Sports Direct, the retailer founded by Mike Ashley, is pleading with the big four accountancy firms to audit its books as it worries smaller accountants would not be up to the task.
Over the last fortnight the company has sent overtures to the auditors ahead of its annual general meeting tomorrow, Sky News reported.
Grant Thornton, which had audited the company’s books since 2007, quit in August. The news sent Sports Direct’s shares to an eight-year low.
Ashley has previously said that Deloitte would be unable to audit Sports Direct’s accounts as it has already done advisory and tax work for the retailer.
Meanwhile EY has ruled itself out as it is the administrator for House of Fraser, which Ashley bought last year after it collapsed.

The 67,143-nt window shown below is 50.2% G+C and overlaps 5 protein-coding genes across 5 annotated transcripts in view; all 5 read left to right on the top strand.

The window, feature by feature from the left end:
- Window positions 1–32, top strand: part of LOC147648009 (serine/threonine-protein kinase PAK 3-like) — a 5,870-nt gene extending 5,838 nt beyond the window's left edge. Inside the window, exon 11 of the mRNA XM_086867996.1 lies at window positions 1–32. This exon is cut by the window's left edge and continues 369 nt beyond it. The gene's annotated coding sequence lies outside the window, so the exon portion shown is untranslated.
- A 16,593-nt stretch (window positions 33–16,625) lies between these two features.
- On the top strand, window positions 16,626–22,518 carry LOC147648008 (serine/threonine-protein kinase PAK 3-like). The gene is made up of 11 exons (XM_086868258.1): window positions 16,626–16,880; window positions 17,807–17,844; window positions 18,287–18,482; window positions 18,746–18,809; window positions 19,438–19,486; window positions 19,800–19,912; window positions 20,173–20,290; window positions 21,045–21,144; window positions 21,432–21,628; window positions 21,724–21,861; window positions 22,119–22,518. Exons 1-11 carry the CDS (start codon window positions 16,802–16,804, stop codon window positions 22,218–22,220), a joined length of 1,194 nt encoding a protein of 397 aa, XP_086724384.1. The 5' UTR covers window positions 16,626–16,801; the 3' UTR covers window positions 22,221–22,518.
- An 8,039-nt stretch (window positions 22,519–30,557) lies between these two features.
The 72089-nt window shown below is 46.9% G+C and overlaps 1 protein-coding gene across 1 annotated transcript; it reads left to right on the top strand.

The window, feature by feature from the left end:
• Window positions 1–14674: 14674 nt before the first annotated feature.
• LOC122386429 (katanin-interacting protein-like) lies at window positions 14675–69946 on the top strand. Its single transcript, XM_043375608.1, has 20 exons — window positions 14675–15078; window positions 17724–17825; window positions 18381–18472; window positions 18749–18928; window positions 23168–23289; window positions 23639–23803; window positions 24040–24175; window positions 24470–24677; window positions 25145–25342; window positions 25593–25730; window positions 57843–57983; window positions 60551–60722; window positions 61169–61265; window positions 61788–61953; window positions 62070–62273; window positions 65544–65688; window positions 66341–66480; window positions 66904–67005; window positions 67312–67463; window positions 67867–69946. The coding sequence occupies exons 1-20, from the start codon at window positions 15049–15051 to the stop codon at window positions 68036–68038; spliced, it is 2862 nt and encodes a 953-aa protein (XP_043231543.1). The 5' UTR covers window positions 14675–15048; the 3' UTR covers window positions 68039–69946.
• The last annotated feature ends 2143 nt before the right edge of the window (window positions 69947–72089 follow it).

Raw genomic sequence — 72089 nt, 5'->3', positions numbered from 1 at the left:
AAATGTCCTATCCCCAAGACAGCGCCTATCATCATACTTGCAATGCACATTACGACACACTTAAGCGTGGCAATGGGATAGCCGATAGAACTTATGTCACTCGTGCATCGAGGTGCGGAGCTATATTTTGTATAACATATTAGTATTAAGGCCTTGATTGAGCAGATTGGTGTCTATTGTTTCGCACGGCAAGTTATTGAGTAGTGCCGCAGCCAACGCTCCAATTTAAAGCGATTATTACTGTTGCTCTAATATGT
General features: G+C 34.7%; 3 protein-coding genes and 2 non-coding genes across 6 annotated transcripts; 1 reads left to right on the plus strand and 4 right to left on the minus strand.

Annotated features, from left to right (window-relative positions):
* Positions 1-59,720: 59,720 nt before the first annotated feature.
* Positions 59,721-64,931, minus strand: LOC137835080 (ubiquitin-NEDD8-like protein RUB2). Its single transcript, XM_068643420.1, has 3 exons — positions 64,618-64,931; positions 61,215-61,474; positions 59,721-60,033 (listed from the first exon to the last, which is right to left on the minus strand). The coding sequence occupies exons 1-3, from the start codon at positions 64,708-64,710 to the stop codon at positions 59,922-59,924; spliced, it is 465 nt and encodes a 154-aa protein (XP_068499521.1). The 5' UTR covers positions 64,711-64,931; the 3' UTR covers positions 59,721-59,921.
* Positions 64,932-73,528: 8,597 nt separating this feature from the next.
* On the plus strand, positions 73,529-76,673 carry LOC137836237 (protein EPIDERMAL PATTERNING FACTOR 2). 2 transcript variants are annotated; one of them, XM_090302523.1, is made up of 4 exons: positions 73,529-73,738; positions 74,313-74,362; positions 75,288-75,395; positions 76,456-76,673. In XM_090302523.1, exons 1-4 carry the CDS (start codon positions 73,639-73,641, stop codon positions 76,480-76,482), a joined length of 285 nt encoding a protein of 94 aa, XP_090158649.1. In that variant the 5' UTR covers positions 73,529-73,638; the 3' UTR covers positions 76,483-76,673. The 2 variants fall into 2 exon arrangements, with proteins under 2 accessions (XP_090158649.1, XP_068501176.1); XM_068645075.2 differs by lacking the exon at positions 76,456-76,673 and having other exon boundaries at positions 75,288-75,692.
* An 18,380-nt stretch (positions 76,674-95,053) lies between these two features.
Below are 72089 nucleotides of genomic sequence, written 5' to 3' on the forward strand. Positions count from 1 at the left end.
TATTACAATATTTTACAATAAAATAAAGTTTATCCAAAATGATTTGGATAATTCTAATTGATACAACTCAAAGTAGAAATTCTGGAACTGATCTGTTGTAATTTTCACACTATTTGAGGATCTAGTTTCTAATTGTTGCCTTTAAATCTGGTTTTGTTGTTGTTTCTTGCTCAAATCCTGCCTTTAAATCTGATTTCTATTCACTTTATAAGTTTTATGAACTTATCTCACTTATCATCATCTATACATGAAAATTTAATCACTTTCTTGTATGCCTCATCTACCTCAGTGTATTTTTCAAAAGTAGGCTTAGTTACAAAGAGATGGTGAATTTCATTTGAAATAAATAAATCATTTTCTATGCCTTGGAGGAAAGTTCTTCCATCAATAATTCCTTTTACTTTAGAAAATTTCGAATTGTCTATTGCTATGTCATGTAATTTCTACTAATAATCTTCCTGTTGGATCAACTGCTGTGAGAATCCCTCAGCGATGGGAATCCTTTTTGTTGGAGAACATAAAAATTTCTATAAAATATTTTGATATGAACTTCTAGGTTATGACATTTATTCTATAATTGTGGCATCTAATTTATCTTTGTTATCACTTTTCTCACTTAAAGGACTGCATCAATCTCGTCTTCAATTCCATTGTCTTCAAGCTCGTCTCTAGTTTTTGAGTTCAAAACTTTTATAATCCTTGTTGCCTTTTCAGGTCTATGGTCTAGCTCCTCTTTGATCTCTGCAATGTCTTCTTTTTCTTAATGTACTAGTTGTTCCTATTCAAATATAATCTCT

The remaining duo in the big four, KPMG and PwC, have both asked not to be considered for the job.
Ashley wrote earlier this year that because the firm had “grown exponentially in size, geography, and complexity over recent years…we do not believe a firm outside of the big four will potentially be able to cope with such an audit in the future.”
Sports Direct has been reported to be speaking to Mazars and MHA MacIntyre Hudson, two smaller companies. The Financial Reporting Council is said to be involved in the discussions between the big four and Sports Direct.
Ashley has gone on a spending spree in the last year and a half, buying House of Fraser, Evans Cycles, Game Digital, Sofa.com and Jack Wills. He has also launched unsuccessful bids for Patisserie Valerie, HMV and Debenhams.